The evolution of hormones and the nervous system
During evolution, humans developed certain characteristics that gave them a better chance of survival. Multicellular organisms need ways for their cells to communicate, and there are a number of different means by which the body achieves this.
Humans did not evolve from apes such as gorillas and chimps. Instead, humans and apes share a common ancestor that lived millions of years ago. This common ancestor diverged over time to form many different species of hominid, only one of which survived to become modern humans. All the rest of the hominids, including early humans, became extinctextinct: Species of organism that is no longer living.
During the evolution of human beings, many features gave individuals advantages that offered them a better chance of survival, including:
It has taken scientists a long time to try to discover how humans evolved. Scientists do this by producing an explanation and then looking for data to support their theory or prediction. Sometimes the data agrees with and supports the prediction. This increases the scientist’s confidence that the prediction is correct.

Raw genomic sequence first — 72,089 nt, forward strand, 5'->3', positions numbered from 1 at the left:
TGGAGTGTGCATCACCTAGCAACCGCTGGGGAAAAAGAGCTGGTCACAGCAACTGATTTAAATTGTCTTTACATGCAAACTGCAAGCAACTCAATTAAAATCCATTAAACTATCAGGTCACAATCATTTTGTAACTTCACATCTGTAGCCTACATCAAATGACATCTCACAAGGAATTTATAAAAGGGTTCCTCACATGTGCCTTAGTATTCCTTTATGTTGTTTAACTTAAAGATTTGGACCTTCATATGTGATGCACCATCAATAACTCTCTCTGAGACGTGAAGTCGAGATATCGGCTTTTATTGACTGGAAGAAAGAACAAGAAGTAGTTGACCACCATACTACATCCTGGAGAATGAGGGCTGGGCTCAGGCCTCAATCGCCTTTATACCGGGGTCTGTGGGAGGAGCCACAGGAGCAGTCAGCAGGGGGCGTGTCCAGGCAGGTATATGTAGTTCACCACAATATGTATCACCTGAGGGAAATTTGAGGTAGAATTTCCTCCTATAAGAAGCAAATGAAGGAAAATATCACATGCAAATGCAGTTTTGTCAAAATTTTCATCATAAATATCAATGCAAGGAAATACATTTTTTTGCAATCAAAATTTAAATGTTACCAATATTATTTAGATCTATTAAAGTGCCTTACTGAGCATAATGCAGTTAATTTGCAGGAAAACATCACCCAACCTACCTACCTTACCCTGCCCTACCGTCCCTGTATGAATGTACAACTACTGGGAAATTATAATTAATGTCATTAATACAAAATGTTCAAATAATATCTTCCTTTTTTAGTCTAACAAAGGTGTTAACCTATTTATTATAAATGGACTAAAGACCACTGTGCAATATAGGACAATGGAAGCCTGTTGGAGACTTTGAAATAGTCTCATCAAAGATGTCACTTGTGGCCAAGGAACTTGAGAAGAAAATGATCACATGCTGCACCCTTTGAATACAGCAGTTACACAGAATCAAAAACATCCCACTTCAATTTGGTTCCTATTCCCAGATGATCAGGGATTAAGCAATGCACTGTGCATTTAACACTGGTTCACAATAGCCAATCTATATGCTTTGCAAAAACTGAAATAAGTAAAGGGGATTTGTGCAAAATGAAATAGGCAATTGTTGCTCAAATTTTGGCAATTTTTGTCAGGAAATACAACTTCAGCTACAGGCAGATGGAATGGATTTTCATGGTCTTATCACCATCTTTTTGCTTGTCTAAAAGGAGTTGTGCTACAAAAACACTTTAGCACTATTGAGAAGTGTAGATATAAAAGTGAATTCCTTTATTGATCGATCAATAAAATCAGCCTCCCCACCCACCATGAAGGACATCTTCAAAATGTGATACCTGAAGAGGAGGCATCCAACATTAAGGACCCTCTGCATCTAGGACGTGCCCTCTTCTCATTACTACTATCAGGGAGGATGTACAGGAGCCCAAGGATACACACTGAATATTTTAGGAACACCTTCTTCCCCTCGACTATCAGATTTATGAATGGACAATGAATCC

Sometimes the data disagrees and does not support the theory. This can prove that either the prediction or the observation used to produce the data is wrong. An example of this is the discovery of a new gene that affects the evolution of brain size. Scientists think it first appeared about 40,000 years ago. It has been so successful that 70% of humans now carry this gene. Scientists think that the gene increases brain size and this may improve intelligence. Scientists are now examining this gene. Many predictions and theories about how the gene works will be made, but it will only be when much more data and evidence has been collected that we will know which of these theories is correct.
In your examination you may be given additional information about human evolution that you have not seen before. You will need to be able to identify valid conclusions from the data provided and say which supports a prediction and which does not.
Observations and data that support a theory still do not prove that the prediction is correct. For example, a theory that states that storks deliver human babies could be supported by the fact that populations of storks are often found near areas with higher human birth rates. This data supports the theory but does not prove it.
Observations and data that do not support a theory decrease the scientist’s confidence that the theory is correct.